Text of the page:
The Australian Institute of Health and Welfare is currently preparing first releases in a new series of publications about tobacco, alcohol and illicit drug use and its health impact in Australia. The publications will present results of two separate studies. The first is the 1998 National Drug Strategy Household Survey, which the Institute is managing on behalf of the Commonwealth Department of Health and Aged Care. The second is an analysis of data on deaths and hospital episodes, updating available estimates of mortality and morbidity attributable to drug usage.
This release is designed to provide early access to the main findings from these two studies.
In 1998 the drugs most commonly used in the Australian community were alcohol, tobacco and marijuana/cannabis. Respectively, 81%, 26% and 18% of people aged 14 years and over had used these drugs in the past 12 months. For both tobacco and marijuana/cannabis, the most used illicit drug, significantly higher proportions of the population (65% and 39% respectively) reported use at some time in the past, not necessarily recent.
Around 60% of people identified either marijuana/cannabis or heroin as the drug primarily associated with a drug 'problem'. Between 1995 and 1998 there was a substantial shift in public perceptions of these drugs, reflected in an increase from 30% to 37% of persons primarily associating heroin with a drug 'problem' and a decline from 32% to 21% of persons identifying marijuana/cannabis. In both years, 14% of persons identified alcohol and around 5% identified tobacco as primarily associated with a drug 'problem'.
In 1998, alcohol (61% of people), tobacco (40%) and marijuana/cannabis (26%) ranked highest as substances whose regular use by adults is considered acceptable. Regular use of other illicit drugs is considered acceptable by much smaller proportions of people, for instance adult regular heroin use is acceptable to 2 per cent of the population. Between 1995 and 1998, the level of acceptance of adult regular use increased for many drugs, including marijuana/cannabis (up from 23% to 26%).
In 1998, 22% of the adult population were regular tobacco smokers, down from 24% in 1995. The highest prevalence of regular smoking in 1998 was among 20-29 year olds (males 31% and females 30%).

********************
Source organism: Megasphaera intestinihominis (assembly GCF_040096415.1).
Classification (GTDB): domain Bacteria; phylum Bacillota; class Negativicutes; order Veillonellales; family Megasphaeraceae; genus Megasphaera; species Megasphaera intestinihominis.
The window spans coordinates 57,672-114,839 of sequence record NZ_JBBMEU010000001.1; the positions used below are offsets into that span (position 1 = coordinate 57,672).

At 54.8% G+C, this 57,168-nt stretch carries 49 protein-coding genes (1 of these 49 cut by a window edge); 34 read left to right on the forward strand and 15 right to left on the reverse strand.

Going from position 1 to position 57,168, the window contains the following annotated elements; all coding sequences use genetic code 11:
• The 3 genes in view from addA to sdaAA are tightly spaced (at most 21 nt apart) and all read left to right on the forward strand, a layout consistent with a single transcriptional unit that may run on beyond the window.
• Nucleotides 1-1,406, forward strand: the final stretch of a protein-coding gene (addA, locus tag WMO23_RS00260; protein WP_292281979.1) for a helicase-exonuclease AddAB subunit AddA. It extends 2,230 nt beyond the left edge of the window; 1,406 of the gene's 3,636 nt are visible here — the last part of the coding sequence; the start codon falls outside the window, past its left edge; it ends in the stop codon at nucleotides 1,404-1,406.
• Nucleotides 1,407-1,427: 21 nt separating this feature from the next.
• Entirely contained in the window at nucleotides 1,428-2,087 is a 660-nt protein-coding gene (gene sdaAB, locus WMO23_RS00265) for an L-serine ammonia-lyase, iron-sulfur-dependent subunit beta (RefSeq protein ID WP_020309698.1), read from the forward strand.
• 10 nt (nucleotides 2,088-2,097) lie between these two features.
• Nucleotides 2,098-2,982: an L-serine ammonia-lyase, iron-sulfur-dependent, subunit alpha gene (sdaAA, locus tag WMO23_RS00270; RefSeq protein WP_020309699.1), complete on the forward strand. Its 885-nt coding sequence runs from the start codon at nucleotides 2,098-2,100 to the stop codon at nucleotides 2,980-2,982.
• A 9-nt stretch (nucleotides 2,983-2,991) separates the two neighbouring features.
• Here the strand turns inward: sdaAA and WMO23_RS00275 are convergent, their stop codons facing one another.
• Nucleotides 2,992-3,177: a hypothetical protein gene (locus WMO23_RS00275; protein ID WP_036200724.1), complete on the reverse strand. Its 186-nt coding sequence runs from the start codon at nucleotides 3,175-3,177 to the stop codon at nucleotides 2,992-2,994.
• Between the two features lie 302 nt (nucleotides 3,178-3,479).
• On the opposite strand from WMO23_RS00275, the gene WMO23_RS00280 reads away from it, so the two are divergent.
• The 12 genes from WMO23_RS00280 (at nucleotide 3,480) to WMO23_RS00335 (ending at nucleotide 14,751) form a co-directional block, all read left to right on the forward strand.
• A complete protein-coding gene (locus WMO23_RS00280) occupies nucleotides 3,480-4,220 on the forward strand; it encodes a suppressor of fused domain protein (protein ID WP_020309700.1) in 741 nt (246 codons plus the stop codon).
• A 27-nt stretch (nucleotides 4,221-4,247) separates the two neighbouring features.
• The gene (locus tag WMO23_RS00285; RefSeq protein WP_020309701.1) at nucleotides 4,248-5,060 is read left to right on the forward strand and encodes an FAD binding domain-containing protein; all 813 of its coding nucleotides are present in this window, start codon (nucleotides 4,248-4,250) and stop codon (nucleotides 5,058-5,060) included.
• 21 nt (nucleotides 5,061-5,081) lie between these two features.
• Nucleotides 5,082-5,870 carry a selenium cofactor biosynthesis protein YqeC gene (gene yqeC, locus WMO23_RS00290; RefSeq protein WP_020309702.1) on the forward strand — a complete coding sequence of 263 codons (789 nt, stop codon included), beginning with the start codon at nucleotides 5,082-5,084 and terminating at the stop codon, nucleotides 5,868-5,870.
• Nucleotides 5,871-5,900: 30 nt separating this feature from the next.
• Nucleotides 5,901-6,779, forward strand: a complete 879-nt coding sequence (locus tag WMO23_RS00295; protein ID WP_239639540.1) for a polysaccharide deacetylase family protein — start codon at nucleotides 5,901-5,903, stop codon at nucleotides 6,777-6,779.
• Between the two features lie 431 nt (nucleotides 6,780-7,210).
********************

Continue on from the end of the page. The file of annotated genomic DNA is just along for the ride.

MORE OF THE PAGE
Also in 1998, 49% of the population aged 14 years and over regularly consumed alcohol, up from 44% in 1995. Of those that had consumed in the past 12 months, 35% usually did so at hazardous or harmful levels. Over two thirds of 14-19 year olds consumed at hazardous or harmful levels when they drank alcohol.
Based on the 1998 survey results, around 2.7 million people are estimated to have used marijuana/cannabis in the past 12 months, or 18% of the population aged 14 years or more. This figure has increased from 13% in 1995. In the younger age groups-those aged 14-19 years and 20-29 years-the proportion exceeds one third.
Similarly from the 1998 survey, around 113,000 adults living in households are estimated to have used heroin in the past 12 months. Heroin use estimates for individual age groups may not be reliable because of sample error, but the survey suggests that a high proportion of users are in the 20-29 years age group. Prevalence of heroin use among males appears to be roughly double that of females. The estimates also indicate a likely increase in heroin use from 1995 to 1998.
Around 108,000 adults are estimated to have injected drugs in the past 12 months. As for heroin use, age dissections are less reliable, but again, the majority of users appear to be in the 20-29 years age group and there are more males than females.
The use of tobacco, alcohol and illicit drugs produces a significant health burden on the Australian community. In 1997, just over 22,700 deaths were attributable to drug use, representing around 18% of all deaths. Of these, the vast majority were attributable to tobacco use (18,200), with 3,700 attributable to hazardous and harmful alcohol consumption and the remainder (around 800) due to illicit drug use.
In the age group 20-29 years, over 40% of male deaths and over one quarter of female deaths are attributable to the use of tobacco, alcohol or illicit drugs, with the latter two substance groups dominant. Proportions attributable to alcohol and, especially, illicit drugs, decline with age but proportions of deaths attributable to tobacco use peak in the 50-59 years age group, where they account for 26% of male deaths and 15% of female deaths.
Almost 260,000 hospital episodes in 1996-97 were attributable to drug use. As for deaths, the bulk of the burden lies with tobacco use (59% of drug-related hospital episodes), followed by alcohol (37%) and illicit drugs (4%).
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